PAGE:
Hepatic resection is widely accepted as the best treatment for localized hepatocellular carcinoma (HCC), even in those patients affected by cirrhosis after a sharp selection. Notwithstanding technical advances and high experience of liver resection of specialized centers, the rate of complication after surgical resection could be high. Herein we analyzed causes and foreseeable risk factors on the grounds of data derived from a single center surgical population. METHODOLOGY: From September 1989 to March 2005, 134 consecutive patients had liver resection for HCC on cirrhosis at our department. We performed 54 major liver resections and 80 limited resections. RESULTS: In-hospital mortality rate was 7.4%, about 50% of these cases were Child-Pugh B patients. Morbidity rate was 47.7%, caused by the rising of ascites, hepatic insufficiency, biliary fistula, hepatic abscess, hemoperitoneum and pleural effusion. Intraoperative mortality resulted to be influenced by the amount of resected liver volume (p < 0.05), and the rising of complication (p = 0.006). Some technical aspects of surgical procedure are responsible of the rising of complication as: Pringle maneuver length (p = 0.02), the amount of resected liver volume (p = 0.03) and the request of blood transfusion (p = 0.03). CONCLUSIONS: Complications that arise during the postoperative period, although treatable, delay patient's recovery and resumption of liver function; the evaluation of causes and foreseeable risk factors linked to postoperative morbidity during the planning of surgical treatment should play the same role as other factors weighted in the selection of patients eligible for liver resection.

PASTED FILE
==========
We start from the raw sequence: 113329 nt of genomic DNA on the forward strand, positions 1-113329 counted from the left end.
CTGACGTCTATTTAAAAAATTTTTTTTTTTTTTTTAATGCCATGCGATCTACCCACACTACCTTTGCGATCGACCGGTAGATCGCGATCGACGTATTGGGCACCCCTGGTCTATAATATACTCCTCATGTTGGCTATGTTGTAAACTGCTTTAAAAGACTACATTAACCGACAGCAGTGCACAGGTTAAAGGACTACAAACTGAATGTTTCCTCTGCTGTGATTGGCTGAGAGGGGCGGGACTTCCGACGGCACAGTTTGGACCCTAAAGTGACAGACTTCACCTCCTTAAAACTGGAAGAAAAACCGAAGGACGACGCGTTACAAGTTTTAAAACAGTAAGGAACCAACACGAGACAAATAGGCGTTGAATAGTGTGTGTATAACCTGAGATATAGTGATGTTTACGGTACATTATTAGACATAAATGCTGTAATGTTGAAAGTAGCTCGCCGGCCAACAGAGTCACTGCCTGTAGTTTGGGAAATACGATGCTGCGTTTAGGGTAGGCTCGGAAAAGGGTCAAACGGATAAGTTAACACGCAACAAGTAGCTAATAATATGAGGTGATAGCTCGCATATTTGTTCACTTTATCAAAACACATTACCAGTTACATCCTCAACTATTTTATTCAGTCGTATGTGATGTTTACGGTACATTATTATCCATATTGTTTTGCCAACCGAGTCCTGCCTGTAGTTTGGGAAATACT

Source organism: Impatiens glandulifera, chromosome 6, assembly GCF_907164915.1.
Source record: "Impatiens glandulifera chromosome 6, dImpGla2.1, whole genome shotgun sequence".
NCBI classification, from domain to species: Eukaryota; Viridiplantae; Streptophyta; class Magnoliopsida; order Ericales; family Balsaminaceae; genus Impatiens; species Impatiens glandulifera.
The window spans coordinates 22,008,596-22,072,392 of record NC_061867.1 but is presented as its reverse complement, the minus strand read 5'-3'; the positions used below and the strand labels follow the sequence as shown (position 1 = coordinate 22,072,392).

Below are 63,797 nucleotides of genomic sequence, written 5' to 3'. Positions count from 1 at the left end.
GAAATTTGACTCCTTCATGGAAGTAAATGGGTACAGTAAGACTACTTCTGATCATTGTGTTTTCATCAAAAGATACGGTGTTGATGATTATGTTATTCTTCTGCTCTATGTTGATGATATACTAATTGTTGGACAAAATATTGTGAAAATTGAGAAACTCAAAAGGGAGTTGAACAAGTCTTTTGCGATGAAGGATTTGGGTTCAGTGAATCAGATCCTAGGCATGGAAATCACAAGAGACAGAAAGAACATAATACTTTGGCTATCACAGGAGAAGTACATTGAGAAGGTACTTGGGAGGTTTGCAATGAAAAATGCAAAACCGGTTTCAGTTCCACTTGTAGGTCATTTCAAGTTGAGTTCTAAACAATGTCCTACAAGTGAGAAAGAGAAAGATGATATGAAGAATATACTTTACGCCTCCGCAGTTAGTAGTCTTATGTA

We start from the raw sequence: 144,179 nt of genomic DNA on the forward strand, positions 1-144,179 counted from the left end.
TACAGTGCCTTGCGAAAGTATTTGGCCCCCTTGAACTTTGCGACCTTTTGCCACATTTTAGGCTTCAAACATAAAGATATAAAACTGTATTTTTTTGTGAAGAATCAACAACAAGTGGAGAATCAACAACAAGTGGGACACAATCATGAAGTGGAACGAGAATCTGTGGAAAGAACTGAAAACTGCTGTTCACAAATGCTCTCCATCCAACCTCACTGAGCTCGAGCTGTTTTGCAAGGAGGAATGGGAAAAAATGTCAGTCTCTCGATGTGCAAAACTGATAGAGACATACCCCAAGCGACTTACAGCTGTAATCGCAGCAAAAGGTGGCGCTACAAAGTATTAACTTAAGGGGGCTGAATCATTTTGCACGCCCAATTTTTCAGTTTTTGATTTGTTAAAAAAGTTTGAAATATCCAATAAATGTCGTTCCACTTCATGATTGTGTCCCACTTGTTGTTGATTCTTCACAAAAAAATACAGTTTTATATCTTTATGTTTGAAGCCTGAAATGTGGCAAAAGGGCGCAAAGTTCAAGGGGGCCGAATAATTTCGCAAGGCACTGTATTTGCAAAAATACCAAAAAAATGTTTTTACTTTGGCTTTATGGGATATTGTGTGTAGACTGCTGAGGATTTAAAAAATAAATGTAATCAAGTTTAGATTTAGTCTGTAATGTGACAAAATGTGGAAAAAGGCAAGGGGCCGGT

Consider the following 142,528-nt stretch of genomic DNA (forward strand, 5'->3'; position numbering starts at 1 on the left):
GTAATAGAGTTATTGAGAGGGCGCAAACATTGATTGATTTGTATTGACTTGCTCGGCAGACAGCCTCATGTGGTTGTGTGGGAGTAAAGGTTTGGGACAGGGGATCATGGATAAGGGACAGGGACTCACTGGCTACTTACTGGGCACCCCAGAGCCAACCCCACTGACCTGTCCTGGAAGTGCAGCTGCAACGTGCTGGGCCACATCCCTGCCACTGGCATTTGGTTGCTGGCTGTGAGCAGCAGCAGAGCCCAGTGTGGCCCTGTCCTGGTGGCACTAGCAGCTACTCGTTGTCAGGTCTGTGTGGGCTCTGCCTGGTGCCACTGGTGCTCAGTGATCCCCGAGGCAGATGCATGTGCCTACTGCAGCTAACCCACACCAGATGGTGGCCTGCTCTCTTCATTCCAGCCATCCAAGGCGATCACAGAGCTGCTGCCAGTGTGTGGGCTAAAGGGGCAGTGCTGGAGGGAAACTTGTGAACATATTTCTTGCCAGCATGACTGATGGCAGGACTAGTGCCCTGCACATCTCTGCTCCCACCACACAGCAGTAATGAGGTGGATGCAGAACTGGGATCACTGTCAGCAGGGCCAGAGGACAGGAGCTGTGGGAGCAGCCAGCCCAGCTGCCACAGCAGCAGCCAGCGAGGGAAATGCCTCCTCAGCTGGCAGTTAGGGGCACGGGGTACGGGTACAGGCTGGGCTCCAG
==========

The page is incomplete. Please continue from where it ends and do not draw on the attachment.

Liver resection for HCC: analysis of causes and risk factors linked to postoperative complications

INTINI, Sergio Giuseppe;BACCARANI, Umberto;UZZAU, Alessandro
2007-01-01

Abstract

Hepatic resection is widely accepted as the best treatment for localized hepatocellular carcinoma (HCC), even in those patients affected by cirrhosis after a sharp selection. Notwithstanding technical advances and high experience of liver resection of specialized centers, the rate of complication after surgical resection could be high. Herein we analyzed causes and foreseeable risk factors on the grounds of data derived from a single center surgical population. METHODOLOGY: From September 1989 to March 2005, 134 consecutive patients had liver resection for HCC on cirrhosis at our department. We performed 54 major liver resections and 80 limited resections. RESULTS: In-hospital mortality rate was 7.4%, about 50% of these cases were Child-Pugh B patients. Morbidity rate was 47.7%, caused by the rising of ascites, hepatic insufficiency, biliary fistula, hepatic abscess, hemoperitoneum and pleural effusion. Intraoperative mortality resulted to be influenced by the amount of resected liver volume (p < 0.05), and the rising of complication (p = 0.006). Some technical aspects of surgical procedure are responsible of the rising of complication as: Pringle maneuver length (p = 0.02), the amount of resected liver volume (p = 0.03) and the request of blood transfusion (p = 0.03). CONCLUSIONS: Complications that arise during the postoperative period, although treatable, delay patient's recovery and resumption of liver function; the evaluation of causes and foreseeable risk factors linked to postoperative morbidity during the planning of surgical treatment should play the same role as other factors weighted in the selection of patients eligible for liver resection.
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Utilizza questo identificativo per citare o creare un link a questo documento: https://hdl.handle.net/11390/877087
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